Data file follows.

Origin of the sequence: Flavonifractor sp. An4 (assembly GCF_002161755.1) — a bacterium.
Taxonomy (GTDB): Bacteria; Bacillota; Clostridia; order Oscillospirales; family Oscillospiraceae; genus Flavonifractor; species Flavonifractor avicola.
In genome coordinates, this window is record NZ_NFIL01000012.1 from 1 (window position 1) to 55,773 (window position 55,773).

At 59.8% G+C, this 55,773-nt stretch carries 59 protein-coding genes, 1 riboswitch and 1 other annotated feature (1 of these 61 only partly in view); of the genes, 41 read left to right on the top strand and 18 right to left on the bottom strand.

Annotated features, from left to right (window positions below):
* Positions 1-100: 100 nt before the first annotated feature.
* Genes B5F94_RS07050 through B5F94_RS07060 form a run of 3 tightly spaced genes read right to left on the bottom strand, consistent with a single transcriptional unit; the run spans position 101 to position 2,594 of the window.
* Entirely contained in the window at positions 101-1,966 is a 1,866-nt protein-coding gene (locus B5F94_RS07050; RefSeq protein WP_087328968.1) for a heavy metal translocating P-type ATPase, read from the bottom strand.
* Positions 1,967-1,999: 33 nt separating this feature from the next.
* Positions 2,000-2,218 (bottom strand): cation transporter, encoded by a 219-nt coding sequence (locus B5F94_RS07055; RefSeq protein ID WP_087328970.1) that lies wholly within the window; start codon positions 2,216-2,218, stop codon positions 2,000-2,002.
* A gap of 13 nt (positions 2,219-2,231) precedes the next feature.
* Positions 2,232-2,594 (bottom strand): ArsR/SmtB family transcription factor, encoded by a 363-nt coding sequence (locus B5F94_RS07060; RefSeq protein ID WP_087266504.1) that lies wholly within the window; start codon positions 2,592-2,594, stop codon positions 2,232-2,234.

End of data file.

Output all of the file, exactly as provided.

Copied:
Origin of the sequence: Flavonifractor sp. An4 (assembly GCF_002161755.1) — a bacterium.
Taxonomy (GTDB): Bacteria; Bacillota; Clostridia; order Oscillospirales; family Oscillospiraceae; genus Flavonifractor; species Flavonifractor avicola.
In genome coordinates, this window is record NZ_NFIL01000012.1 from 1 (window position 1) to 55,773 (window position 55,773).

At 59.8% G+C, this 55,773-nt stretch carries 59 protein-coding genes, 1 riboswitch and 1 other annotated feature (1 of these 61 only partly in view); of the genes, 41 read left to right on the top strand and 18 right to left on the bottom strand.

Annotated features, from left to right (window positions below):
* Positions 1-100: 100 nt before the first annotated feature.
* Genes B5F94_RS07050 through B5F94_RS07060 form a run of 3 tightly spaced genes read right to left on the bottom strand, consistent with a single transcriptional unit; the run spans position 101 to position 2,594 of the window.
* Entirely contained in the window at positions 101-1,966 is a 1,866-nt protein-coding gene (locus B5F94_RS07050; RefSeq protein WP_087328968.1) for a heavy metal translocating P-type ATPase, read from the bottom strand.
* Positions 1,967-1,999: 33 nt separating this feature from the next.
* Positions 2,000-2,218 (bottom strand): cation transporter, encoded by a 219-nt coding sequence (locus B5F94_RS07055; RefSeq protein ID WP_087328970.1) that lies wholly within the window; start codon positions 2,216-2,218, stop codon positions 2,000-2,002.
* A gap of 13 nt (positions 2,219-2,231) precedes the next feature.
* Positions 2,232-2,594 (bottom strand): ArsR/SmtB family transcription factor, encoded by a 363-nt coding sequence (locus B5F94_RS07060; RefSeq protein ID WP_087266504.1) that lies wholly within the window; start codon positions 2,592-2,594, stop codon positions 2,232-2,234.